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Capt.Kirk
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PostPosted: Mon Sep 21, 2009 9:02 pm    Post subject: Reply with quote

It is like peanut butter allergy they say a lot of people have it yet my son's school serves peanut butter and jelly sandwich's at least once a week and no kid in the last 50 years has ever had an allergic reaction at any of the elementary,middle or H.S.! I think raw brass is the same thing sure it can happen but no one has actually known anyone that it has happened too! SO it is something to be aware of not to worry about. I once had a plane I was flying lose electrical and air powered instruments and a drain valve on one tank went bad and was leaking fuel rapidly. Now do you have any idea what the odd's are of all those problems clustering all at once in one regularly maintained College Flight School program's aircraft????? that was 15 years ago and I have flown all kinds of Jet's and Turbo Prop's and I have yet to have anything else major happen and probably never will. When I get into an aircraft after preflighting it I do not assume that things are going to start failing left and right etc......I think that it is almost pandemic that people anymore are doing all their planing around fear of what if's!!!!! I am not sure when all the fear mongering entered our culture but it is really screwing up people and their decision making because anytime you make a decision based around fear you will almost always make a bad decision in the long run. Chance has almost always favored the bold notice I did not say brash ignorant uneducated risk taker!!!LOL Striping the Epoxy off your student Yamaha should not provoke a fear response it is not like you cutting into a Bach Strad that Vincent Bach built with his own hands!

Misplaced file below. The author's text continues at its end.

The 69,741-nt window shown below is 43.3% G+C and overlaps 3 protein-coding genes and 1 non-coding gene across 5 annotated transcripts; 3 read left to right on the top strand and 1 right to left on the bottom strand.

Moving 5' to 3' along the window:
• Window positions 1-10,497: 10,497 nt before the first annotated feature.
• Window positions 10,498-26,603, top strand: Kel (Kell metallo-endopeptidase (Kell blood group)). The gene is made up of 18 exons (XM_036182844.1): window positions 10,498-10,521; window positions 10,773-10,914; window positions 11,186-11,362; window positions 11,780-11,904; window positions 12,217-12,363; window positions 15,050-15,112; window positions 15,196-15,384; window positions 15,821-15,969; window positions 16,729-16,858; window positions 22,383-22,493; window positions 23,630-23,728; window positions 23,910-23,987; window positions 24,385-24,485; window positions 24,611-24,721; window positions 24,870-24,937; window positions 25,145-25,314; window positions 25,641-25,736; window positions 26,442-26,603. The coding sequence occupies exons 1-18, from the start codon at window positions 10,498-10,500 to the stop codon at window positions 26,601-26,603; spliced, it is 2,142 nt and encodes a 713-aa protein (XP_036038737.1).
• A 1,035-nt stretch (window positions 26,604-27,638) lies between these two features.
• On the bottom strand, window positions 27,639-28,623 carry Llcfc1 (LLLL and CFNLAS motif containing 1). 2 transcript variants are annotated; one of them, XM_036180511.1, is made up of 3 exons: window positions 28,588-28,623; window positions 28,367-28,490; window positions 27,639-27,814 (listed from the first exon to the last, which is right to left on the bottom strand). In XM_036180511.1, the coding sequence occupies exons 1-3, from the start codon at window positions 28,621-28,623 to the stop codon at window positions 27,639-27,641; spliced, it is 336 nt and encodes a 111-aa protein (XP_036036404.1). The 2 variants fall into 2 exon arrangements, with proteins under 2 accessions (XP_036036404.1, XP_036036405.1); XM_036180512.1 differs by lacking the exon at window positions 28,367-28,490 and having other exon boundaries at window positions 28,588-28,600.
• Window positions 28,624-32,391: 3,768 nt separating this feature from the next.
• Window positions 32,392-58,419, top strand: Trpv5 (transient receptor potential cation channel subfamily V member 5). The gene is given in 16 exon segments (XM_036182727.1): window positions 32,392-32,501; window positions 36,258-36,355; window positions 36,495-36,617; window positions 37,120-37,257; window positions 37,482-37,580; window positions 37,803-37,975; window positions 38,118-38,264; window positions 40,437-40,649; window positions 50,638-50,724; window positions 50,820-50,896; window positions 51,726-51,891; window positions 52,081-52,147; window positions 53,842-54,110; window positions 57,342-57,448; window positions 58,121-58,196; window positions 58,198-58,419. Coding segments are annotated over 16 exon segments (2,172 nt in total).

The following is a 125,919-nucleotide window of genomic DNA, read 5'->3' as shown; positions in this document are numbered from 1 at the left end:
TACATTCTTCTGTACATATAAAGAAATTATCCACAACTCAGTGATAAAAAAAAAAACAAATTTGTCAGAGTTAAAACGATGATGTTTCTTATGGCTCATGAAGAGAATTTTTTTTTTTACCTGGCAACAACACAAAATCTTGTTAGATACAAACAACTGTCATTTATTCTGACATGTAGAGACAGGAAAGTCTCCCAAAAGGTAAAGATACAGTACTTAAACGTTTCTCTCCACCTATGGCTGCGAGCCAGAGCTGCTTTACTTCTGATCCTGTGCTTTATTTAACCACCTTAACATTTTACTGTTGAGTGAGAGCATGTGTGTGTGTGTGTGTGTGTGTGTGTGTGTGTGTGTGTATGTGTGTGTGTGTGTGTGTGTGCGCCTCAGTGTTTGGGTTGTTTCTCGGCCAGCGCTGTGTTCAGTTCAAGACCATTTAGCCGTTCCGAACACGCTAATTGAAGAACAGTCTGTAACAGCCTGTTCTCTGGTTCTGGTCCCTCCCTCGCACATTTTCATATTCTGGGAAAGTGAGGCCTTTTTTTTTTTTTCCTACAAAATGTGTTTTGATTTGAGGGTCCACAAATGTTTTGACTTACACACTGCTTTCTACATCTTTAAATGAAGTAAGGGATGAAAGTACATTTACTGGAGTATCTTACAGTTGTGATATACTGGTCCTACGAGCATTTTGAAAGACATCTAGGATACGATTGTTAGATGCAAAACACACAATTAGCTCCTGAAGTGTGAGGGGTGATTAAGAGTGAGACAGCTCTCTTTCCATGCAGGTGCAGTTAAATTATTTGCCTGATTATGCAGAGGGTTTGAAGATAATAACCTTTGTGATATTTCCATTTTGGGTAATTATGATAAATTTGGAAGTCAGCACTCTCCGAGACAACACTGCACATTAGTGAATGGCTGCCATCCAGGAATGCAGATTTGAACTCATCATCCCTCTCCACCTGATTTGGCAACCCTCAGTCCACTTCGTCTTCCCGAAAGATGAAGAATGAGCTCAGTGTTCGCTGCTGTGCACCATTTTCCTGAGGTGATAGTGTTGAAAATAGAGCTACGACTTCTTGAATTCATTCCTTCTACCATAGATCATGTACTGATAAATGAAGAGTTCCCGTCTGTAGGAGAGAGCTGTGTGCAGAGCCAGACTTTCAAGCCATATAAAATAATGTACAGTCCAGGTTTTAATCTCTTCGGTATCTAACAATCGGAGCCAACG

Get a gallon of Aircraft remover or some other strong solvent based striper. Citris strippers and green none solvent types will not remove the stuff Yamaha use's it takes them two hours of traveling in a white soupy mixture along with electricity to charge the particles to put that finish on.
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Don Lee
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PostPosted: Mon Sep 21, 2009 9:23 pm    Post subject: Reply with quote

Capt.Kirk wrote:
It is like peanut butter allergy they say a lot of people have it yet my son's school serves peanut butter and jelly sandwich's at least once a week and no kid in the last 50 years has ever had an allergic reaction at any of the elementary,middle or H.S.!


You know, I ignore most of your posts, but I just had to respond to this latest bit of nonsense.

When I was a kid, no one I knew had peanut allergies. But for whatever reason, (and no good Captain, it is not a government conspiracy) many kids nowadays do. How do I know this? Because my daughter and my nephew both carry epi (epinephrine) pens and both have had to be taken by ambulance to the emergency room because of a reaction to nuts.

So stop with your "expert" opinions on all things under the sun. I am glad your son doesn't have a nut allergy, but please don't be so callous to suggest others' life threatening conditions are non-existent.


Don Lee
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Don Herman rev2
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PostPosted: Mon Sep 21, 2009 9:53 pm    Post subject: Reply with quote

And, brass poisoning is not an allergy. Look up the MSDS and check with your doctor.
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jkarnes0661
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PostPosted: Mon Sep 21, 2009 10:16 pm    Post subject: Reply with quote

My day job is as a molecular biology PhD student who studies cancer so I'll throw my 2c and limited knowledge into the mix.

Long term metal toxicities are one of those things that can be difficult to measure objectively. The experimental evidence, however, suggests that cumulative exposure to toxic metals over the course of a lifetime can cause significant health issues.